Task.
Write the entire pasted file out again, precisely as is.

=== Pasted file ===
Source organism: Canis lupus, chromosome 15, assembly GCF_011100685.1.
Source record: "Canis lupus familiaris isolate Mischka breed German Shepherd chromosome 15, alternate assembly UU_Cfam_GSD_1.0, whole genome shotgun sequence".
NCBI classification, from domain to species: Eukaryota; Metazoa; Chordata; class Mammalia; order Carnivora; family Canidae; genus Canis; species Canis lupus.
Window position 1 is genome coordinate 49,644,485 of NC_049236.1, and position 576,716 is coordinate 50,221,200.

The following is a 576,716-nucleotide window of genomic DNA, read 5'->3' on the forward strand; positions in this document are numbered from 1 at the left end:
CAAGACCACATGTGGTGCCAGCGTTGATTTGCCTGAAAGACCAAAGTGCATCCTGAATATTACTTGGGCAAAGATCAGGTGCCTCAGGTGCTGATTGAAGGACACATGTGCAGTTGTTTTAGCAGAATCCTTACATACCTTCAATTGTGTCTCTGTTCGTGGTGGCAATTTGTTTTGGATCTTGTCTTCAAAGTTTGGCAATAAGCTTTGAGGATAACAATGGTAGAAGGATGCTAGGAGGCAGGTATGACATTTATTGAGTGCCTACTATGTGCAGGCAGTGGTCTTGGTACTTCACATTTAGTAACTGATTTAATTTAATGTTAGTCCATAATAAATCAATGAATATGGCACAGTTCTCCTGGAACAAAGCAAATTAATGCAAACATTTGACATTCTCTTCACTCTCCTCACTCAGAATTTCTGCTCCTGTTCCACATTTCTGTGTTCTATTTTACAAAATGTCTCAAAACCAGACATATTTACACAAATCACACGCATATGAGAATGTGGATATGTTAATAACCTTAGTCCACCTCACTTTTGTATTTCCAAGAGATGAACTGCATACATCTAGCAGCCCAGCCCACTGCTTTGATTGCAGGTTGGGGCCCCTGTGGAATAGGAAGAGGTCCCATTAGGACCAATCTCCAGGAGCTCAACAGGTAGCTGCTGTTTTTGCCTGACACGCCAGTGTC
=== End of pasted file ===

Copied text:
Source organism: Canis lupus, chromosome 15, assembly GCF_011100685.1.
Source record: "Canis lupus familiaris isolate Mischka breed German Shepherd chromosome 15, alternate assembly UU_Cfam_GSD_1.0, whole genome shotgun sequence".
NCBI classification, from domain to species: Eukaryota; Metazoa; Chordata; class Mammalia; order Carnivora; family Canidae; genus Canis; species Canis lupus.
Window position 1 is genome coordinate 49,644,485 of NC_049236.1, and position 576,716 is coordinate 50,221,200.

The following is a 576,716-nucleotide window of genomic DNA, read 5'->3' on the forward strand; positions in this document are numbered from 1 at the left end:
CAAGACCACATGTGGTGCCAGCGTTGATTTGCCTGAAAGACCAAAGTGCATCCTGAATATTACTTGGGCAAAGATCAGGTGCCTCAGGTGCTGATTGAAGGACACATGTGCAGTTGTTTTAGCAGAATCCTTACATACCTTCAATTGTGTCTCTGTTCGTGGTGGCAATTTGTTTTGGATCTTGTCTTCAAAGTTTGGCAATAAGCTTTGAGGATAACAATGGTAGAAGGATGCTAGGAGGCAGGTATGACATTTATTGAGTGCCTACTATGTGCAGGCAGTGGTCTTGGTACTTCACATTTAGTAACTGATTTAATTTAATGTTAGTCCATAATAAATCAATGAATATGGCACAGTTCTCCTGGAACAAAGCAAATTAATGCAAACATTTGACATTCTCTTCACTCTCCTCACTCAGAATTTCTGCTCCTGTTCCACATTTCTGTGTTCTATTTTACAAAATGTCTCAAAACCAGACATATTTACACAAATCACACGCATATGAGAATGTGGATATGTTAATAACCTTAGTCCACCTCACTTTTGTATTTCCAAGAGATGAACTGCATACATCTAGCAGCCCAGCCCACTGCTTTGATTGCAGGTTGGGGCCCCTGTGGAATAGGAAGAGGTCCCATTAGGACCAATCTCCAGGAGCTCAACAGGTAGCTGCTGTTTTTGCCTGACACGCCAGTGTC